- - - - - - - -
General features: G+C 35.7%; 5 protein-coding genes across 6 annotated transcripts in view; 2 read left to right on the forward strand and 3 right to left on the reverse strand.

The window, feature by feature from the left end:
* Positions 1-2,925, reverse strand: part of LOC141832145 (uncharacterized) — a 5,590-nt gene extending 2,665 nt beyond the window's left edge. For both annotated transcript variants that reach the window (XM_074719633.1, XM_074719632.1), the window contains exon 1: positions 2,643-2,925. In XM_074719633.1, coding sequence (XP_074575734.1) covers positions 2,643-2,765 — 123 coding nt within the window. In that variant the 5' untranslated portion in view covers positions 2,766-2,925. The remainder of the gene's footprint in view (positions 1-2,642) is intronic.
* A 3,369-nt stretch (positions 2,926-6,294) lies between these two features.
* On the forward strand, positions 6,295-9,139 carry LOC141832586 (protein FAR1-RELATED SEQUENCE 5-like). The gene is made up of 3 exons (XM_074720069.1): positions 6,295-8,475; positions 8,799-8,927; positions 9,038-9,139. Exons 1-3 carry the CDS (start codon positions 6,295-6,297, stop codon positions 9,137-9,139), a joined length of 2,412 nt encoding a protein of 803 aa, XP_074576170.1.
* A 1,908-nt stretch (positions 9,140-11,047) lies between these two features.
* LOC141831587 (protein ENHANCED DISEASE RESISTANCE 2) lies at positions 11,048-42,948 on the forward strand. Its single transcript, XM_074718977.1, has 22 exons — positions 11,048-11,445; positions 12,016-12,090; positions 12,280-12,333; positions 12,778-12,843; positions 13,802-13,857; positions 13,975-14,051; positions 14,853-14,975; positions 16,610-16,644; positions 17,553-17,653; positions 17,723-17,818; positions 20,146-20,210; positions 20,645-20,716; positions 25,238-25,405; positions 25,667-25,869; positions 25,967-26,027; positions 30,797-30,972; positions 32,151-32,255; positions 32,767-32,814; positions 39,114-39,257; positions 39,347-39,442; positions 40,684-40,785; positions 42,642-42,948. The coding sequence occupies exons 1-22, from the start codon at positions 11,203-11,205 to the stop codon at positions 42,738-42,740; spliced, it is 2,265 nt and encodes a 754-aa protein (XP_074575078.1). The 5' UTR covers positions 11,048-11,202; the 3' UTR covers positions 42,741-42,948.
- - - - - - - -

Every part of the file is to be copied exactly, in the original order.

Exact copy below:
General features: G+C 35.7%; 5 protein-coding genes across 6 annotated transcripts in view; 2 read left to right on the forward strand and 3 right to left on the reverse strand.

The window, feature by feature from the left end:
* Positions 1-2,925, reverse strand: part of LOC141832145 (uncharacterized) — a 5,590-nt gene extending 2,665 nt beyond the window's left edge. For both annotated transcript variants that reach the window (XM_074719633.1, XM_074719632.1), the window contains exon 1: positions 2,643-2,925. In XM_074719633.1, coding sequence (XP_074575734.1) covers positions 2,643-2,765 — 123 coding nt within the window. In that variant the 5' untranslated portion in view covers positions 2,766-2,925. The remainder of the gene's footprint in view (positions 1-2,642) is intronic.
* A 3,369-nt stretch (positions 2,926-6,294) lies between these two features.
* On the forward strand, positions 6,295-9,139 carry LOC141832586 (protein FAR1-RELATED SEQUENCE 5-like). The gene is made up of 3 exons (XM_074720069.1): positions 6,295-8,475; positions 8,799-8,927; positions 9,038-9,139. Exons 1-3 carry the CDS (start codon positions 6,295-6,297, stop codon positions 9,137-9,139), a joined length of 2,412 nt encoding a protein of 803 aa, XP_074576170.1.
* A 1,908-nt stretch (positions 9,140-11,047) lies between these two features.
* LOC141831587 (protein ENHANCED DISEASE RESISTANCE 2) lies at positions 11,048-42,948 on the forward strand. Its single transcript, XM_074718977.1, has 22 exons — positions 11,048-11,445; positions 12,016-12,090; positions 12,280-12,333; positions 12,778-12,843; positions 13,802-13,857; positions 13,975-14,051; positions 14,853-14,975; positions 16,610-16,644; positions 17,553-17,653; positions 17,723-17,818; positions 20,146-20,210; positions 20,645-20,716; positions 25,238-25,405; positions 25,667-25,869; positions 25,967-26,027; positions 30,797-30,972; positions 32,151-32,255; positions 32,767-32,814; positions 39,114-39,257; positions 39,347-39,442; positions 40,684-40,785; positions 42,642-42,948. The coding sequence occupies exons 1-22, from the start codon at positions 11,203-11,205 to the stop codon at positions 42,738-42,740; spliced, it is 2,265 nt and encodes a 754-aa protein (XP_074575078.1). The 5' UTR covers positions 11,048-11,202; the 3' UTR covers positions 42,741-42,948.